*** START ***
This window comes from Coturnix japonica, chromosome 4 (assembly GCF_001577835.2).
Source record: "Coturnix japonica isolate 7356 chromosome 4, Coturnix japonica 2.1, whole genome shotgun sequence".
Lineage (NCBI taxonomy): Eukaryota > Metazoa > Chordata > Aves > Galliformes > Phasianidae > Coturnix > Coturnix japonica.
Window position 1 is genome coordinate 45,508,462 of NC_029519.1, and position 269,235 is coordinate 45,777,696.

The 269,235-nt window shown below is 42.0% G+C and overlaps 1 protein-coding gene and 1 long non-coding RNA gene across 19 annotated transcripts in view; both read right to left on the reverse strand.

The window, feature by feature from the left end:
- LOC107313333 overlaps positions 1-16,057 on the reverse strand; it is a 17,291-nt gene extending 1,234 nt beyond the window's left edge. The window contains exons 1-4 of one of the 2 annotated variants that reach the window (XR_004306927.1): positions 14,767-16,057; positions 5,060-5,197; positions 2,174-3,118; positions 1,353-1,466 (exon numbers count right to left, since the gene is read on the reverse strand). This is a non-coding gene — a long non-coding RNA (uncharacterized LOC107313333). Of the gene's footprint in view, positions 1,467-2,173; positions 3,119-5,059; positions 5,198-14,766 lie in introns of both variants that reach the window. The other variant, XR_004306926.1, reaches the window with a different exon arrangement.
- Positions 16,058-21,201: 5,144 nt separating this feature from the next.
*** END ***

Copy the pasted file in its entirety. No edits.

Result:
This window comes from Coturnix japonica, chromosome 4 (assembly GCF_001577835.2).
Source record: "Coturnix japonica isolate 7356 chromosome 4, Coturnix japonica 2.1, whole genome shotgun sequence".
Lineage (NCBI taxonomy): Eukaryota > Metazoa > Chordata > Aves > Galliformes > Phasianidae > Coturnix > Coturnix japonica.
Window position 1 is genome coordinate 45,508,462 of NC_029519.1, and position 269,235 is coordinate 45,777,696.

The 269,235-nt window shown below is 42.0% G+C and overlaps 1 protein-coding gene and 1 long non-coding RNA gene across 19 annotated transcripts in view; both read right to left on the reverse strand.

The window, feature by feature from the left end:
- LOC107313333 overlaps positions 1-16,057 on the reverse strand; it is a 17,291-nt gene extending 1,234 nt beyond the window's left edge. The window contains exons 1-4 of one of the 2 annotated variants that reach the window (XR_004306927.1): positions 14,767-16,057; positions 5,060-5,197; positions 2,174-3,118; positions 1,353-1,466 (exon numbers count right to left, since the gene is read on the reverse strand). This is a non-coding gene — a long non-coding RNA (uncharacterized LOC107313333). Of the gene's footprint in view, positions 1,467-2,173; positions 3,119-5,059; positions 5,198-14,766 lie in introns of both variants that reach the window. The other variant, XR_004306926.1, reaches the window with a different exon arrangement.
- Positions 16,058-21,201: 5,144 nt separating this feature from the next.